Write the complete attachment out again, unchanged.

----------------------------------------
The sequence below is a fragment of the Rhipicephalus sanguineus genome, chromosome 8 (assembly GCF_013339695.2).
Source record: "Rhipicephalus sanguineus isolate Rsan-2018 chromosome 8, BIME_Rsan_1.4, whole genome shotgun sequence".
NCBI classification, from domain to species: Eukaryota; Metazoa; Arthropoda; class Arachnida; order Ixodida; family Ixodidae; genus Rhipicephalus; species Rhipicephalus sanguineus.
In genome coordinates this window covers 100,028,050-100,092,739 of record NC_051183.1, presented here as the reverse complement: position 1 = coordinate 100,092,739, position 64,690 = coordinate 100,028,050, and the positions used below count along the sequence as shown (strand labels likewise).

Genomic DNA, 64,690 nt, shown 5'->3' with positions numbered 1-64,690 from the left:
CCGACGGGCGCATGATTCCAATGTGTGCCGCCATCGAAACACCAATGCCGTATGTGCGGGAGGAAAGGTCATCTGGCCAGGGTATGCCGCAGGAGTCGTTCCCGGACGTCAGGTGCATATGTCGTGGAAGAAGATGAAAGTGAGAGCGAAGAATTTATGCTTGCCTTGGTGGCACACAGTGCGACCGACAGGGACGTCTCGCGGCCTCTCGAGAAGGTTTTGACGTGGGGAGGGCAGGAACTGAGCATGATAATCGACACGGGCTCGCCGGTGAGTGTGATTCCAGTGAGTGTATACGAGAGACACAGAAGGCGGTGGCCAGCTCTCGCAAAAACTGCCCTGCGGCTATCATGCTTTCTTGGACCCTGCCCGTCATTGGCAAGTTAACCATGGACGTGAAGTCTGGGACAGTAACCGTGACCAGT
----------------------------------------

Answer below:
The sequence below is a fragment of the Rhipicephalus sanguineus genome, chromosome 8 (assembly GCF_013339695.2).
Source record: "Rhipicephalus sanguineus isolate Rsan-2018 chromosome 8, BIME_Rsan_1.4, whole genome shotgun sequence".
NCBI classification, from domain to species: Eukaryota; Metazoa; Arthropoda; class Arachnida; order Ixodida; family Ixodidae; genus Rhipicephalus; species Rhipicephalus sanguineus.
In genome coordinates this window covers 100,028,050-100,092,739 of record NC_051183.1, presented here as the reverse complement: position 1 = coordinate 100,092,739, position 64,690 = coordinate 100,028,050, and the positions used below count along the sequence as shown (strand labels likewise).

Genomic DNA, 64,690 nt, shown 5'->3' with positions numbered 1-64,690 from the left:
CCGACGGGCGCATGATTCCAATGTGTGCCGCCATCGAAACACCAATGCCGTATGTGCGGGAGGAAAGGTCATCTGGCCAGGGTATGCCGCAGGAGTCGTTCCCGGACGTCAGGTGCATATGTCGTGGAAGAAGATGAAAGTGAGAGCGAAGAATTTATGCTTGCCTTGGTGGCACACAGTGCGACCGACAGGGACGTCTCGCGGCCTCTCGAGAAGGTTTTGACGTGGGGAGGGCAGGAACTGAGCATGATAATCGACACGGGCTCGCCGGTGAGTGTGATTCCAGTGAGTGTATACGAGAGACACAGAAGGCGGTGGCCAGCTCTCGCAAAAACTGCCCTGCGGCTATCATGCTTTCTTGGACCCTGCCCGTCATTGGCAAGTTAACCATGGACGTGAAGTCTGGGACAGTAACCGTGACCAGT